"La Pacita vice president for marketing Manuel V. Martinez Jr. says that although its cookies are positioned as a traditional or ethnic bakery product in many Oriental stores in the United States, it has penetrated the Taiwanese market with its garlic toast.
In the Middle East, its cracklets and mamon tostado are also in great demand. "We can meet the demand for mamon tostado in the Middle East," he says."

But come to think of this, since the Martinez family afforded to keep La Pacita stable and meeting its demands greater, then how come they agreed to have San Miguel take over the family business?

Prior to the acquisition of La Pacita, San Miguel attempted, yet failed in 2014, in a solo bid for British snacks maker United Biscuits which owns the brands Jaffa Cakes and Twiglets.

And since then, San Miguel has instead settled for a local biscuit manufacturer. In a disclosure to the local bourse, the food and beverage unit of San Miguel said it had entered into an intellectual property rights transfer agreement with the Martinez Family that meant the acquisition of La Pacita and be part of San Miguel's food products.

The deal, which was announced in 21st of November 2014 for an undisclosed sum, marks San Miguel's move into the biscuits sector. It even struck a deal to "acquire the trademarks, formulations, recipes and other intangible properties relating to the seller's La Pacita biscuit and flour-based snack business".

Furthermore, as according to Lexter Azurin, he stated that the acquisition will support the flour business of San Miguel, which also produces Hotcake mixes and other pastry ingredients La Pacita also accustomed to.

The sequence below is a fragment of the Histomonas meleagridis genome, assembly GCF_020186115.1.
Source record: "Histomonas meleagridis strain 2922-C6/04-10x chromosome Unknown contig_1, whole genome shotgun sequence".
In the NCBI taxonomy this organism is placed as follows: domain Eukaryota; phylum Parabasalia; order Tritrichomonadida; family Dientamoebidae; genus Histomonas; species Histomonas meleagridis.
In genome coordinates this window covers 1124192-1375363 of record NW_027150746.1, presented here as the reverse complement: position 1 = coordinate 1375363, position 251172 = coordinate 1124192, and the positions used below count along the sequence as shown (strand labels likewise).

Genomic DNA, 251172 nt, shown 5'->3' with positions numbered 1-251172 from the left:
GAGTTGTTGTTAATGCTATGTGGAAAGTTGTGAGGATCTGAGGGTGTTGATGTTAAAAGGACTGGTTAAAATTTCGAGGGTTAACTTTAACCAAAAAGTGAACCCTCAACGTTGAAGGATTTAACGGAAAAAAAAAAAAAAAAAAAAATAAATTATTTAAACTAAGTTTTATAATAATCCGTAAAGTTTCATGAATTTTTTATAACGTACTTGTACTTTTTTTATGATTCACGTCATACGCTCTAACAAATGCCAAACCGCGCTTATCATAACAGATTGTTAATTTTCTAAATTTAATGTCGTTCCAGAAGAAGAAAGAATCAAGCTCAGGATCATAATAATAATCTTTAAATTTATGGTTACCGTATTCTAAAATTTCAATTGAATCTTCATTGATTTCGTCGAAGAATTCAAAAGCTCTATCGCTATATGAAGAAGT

The acquisition was completed on February 1 of last year, in which San Miguel, through its dairy subsidiary Magnolia Inc., as La Pacita's manufacturer.

The production of that well-known product may've still continue to reach its loyal and new customers, however, from these customers one would say that the said takeover by the food giant few years ago have also created mixed reactions: that some would say that the Martinez family has lost its 90 year old family legacy and others saw San Miguel's acquisition of the said biscuit maker as a chance for the latter for better improvements, especially in pursuit of meeting present and future demands. So are those who would even think that La Pacita under the Martinezes meant "Quality through and through" as what Mang Luis and Lolo Feling had craftily made to its products, and those who saw that with San Miguel it means better opportunities in making La Pacita a good competitor against other biscuit manufacturers both local and abroad.

Sounds debatable isn't it? But for this writer, he would say that La Pacita's continuing legacy of making good biscuits meant a taste of nostalgia for both young and old. And despite having a different manufacturer such as a well-known food giant, La Pacita may have stayed in its goal in which Mang Luis, Lolo Feling may love to say,  that the biscuits has “To be in every pantry on every doorstep of every household”, and its customers be treated not just as customers, but also as part of an ever growing family.